27 min

Tracy Chose Herself Over Her Husband Unchained. Unbothered.

    • Society & Culture

Like many people, Tracy Adams envisioned herself someday partnered with “that one special person for life.” Though there was a period in her 20s when she tried to suppress this desire, she dated with the hope of ultimately meeting a life partner. In this episode, Tracy talks about her decision to end her marriage three years into it. After summarizing the courtship with her ex, she explains how she came to the decision that the marriage was not worth continuing. Early into their new marriage, she discovered her partner had not completely disclosed an issue with her. While the issue was of a sensitive nature and did not make her husband a horrible person, Tracy knew that to support him through this issue she would have to deplete herself emotionally. She suggests that many black women are socialized to see such tedious emotional labor as their full responsibility in a partnership. So, they offer this labor freely without much thought to what they have to sacrifice in order to perform such endless work. Having experienced an extreme emotional low when she was younger, Tracy was committed to never putting herself at risk to reach that point again. In order not to repeat that year when she was so depressed that she never left the couch, divorce had to happen. Post-divorce, she remains grateful that she chose her joy and emotional health over her marriage. “I have freed myself from the belief that black women should put everyone else before themselves,” Tracy says. “I will always center myself in my life because only I am responsible for saving, for sustaining me.”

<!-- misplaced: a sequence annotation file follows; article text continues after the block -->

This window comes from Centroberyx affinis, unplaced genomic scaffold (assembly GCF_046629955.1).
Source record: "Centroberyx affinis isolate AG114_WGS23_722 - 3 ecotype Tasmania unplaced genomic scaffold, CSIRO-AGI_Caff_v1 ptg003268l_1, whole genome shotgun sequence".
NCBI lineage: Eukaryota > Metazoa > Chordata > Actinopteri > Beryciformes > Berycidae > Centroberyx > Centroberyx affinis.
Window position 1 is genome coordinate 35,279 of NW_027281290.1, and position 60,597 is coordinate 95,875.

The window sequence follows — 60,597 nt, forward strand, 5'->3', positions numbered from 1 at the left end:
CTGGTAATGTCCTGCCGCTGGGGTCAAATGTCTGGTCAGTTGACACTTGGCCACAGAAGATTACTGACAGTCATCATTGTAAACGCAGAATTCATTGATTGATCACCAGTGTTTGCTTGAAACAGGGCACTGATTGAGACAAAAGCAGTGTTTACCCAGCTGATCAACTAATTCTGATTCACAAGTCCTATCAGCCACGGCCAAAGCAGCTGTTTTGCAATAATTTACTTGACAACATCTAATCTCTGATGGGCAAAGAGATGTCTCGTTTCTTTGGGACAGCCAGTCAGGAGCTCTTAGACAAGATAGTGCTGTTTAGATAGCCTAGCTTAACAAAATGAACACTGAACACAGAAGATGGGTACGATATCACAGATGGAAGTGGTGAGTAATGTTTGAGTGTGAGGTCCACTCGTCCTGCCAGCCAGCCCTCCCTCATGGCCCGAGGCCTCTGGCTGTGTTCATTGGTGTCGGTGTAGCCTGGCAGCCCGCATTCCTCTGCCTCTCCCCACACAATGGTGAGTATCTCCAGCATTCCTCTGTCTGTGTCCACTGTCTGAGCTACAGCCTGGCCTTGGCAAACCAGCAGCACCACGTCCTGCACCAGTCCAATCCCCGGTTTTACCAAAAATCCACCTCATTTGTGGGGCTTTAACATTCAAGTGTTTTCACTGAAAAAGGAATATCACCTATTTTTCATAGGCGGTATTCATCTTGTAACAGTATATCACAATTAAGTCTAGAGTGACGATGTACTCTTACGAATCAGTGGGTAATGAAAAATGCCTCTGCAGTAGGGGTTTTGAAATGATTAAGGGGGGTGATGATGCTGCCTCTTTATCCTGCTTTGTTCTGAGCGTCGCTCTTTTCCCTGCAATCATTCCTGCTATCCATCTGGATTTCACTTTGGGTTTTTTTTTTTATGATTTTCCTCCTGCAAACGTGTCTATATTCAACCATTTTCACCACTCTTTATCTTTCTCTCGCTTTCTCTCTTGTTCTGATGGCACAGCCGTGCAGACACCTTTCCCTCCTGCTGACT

Like many people, Tracy Adams envisioned herself someday partnered with “that one special person for life.” Though there was a period in her 20s when she tried to suppress this desire, she dated with the hope of ultimately meeting a life partner. In this episode, Tracy talks about her decision to end her marriage three years into it. After summarizing the courtship with her ex, she explains how she came to the decision that the marriage was not worth continuing. Early into their new marriage, she discovered her partner had not completely disclosed an issue with her. While the issue was of a sensitive nature and did not make her husband a horrible person, Tracy knew that to support him through this issue she would have to deplete herself emotionally. She suggests that many black women are socialized to see such tedious emotional labor as their full responsibility in a partnership. So, they offer this labor freely without much thought to what they have to sacrifice in order to perform such endless work. Having experienced an extreme emotional low when she was younger, Tracy was committed to never putting herself at risk to reach that point again. In order not to repeat that year when she was so depressed that she never left the couch, divorce had to happen. Post-divorce, she remains grateful that she chose her joy and emotional health over her marriage. “I have freed myself from the belief that black women should put everyone else before themselves,” Tracy says. “I will always center myself in my life because only I am responsible for saving, for sustaining me.”

27 min

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